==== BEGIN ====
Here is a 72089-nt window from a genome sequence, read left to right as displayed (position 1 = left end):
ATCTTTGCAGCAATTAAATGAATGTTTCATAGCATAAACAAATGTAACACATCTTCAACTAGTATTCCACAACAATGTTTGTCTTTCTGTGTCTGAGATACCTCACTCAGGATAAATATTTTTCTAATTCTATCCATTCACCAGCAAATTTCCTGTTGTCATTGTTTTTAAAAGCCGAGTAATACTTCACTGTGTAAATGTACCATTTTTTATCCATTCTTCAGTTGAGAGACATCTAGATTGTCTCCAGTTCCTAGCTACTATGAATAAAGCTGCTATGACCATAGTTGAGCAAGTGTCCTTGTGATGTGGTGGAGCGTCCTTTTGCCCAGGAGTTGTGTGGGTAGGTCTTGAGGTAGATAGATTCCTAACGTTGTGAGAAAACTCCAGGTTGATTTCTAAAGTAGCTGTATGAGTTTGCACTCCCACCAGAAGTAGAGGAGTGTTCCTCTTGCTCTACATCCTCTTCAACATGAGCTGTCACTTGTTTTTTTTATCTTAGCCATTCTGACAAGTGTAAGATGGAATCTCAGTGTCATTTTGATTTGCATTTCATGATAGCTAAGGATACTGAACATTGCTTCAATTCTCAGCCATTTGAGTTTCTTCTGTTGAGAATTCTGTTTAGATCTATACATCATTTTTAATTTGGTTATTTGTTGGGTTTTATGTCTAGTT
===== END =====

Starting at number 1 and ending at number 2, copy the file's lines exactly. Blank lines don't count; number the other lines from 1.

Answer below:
Here is a 72089-nt window from a genome sequence, read left to right as displayed (position 1 = left end):
ATCTTTGCAGCAATTAAATGAATGTTTCATAGCATAAACAAATGTAACACATCTTCAACTAGTATTCCACAACAATGTTTGTCTTTCTGTGTCTGAGATACCTCACTCAGGATAAATATTTTTCTAATTCTATCCATTCACCAGCAAATTTCCTGTTGTCATTGTTTTTAAAAGCCGAGTAATACTTCACTGTGTAAATGTACCATTTTTTATCCATTCTTCAGTTGAGAGACATCTAGATTGTCTCCAGTTCCTAGCTACTATGAATAAAGCTGCTATGACCATAGTTGAGCAAGTGTCCTTGTGATGTGGTGGAGCGTCCTTTTGCCCAGGAGTTGTGTGGGTAGGTCTTGAGGTAGATAGATTCCTAACGTTGTGAGAAAACTCCAGGTTGATTTCTAAAGTAGCTGTATGAGTTTGCACTCCCACCAGAAGTAGAGGAGTGTTCCTCTTGCTCTACATCCTCTTCAACATGAGCTGTCACTTGTTTTTTTTATCTTAGCCATTCTGACAAGTGTAAGATGGAATCTCAGTGTCATTTTGATTTGCATTTCATGATAGCTAAGGATACTGAACATTGCTTCAATTCTCAGCCATTTGAGTTTCTTCTGTTGAGAATTCTGTTTAGATCTATACATCATTTTTAATTTGGTTATTTGTTGGGTTTTATGTCTAGTT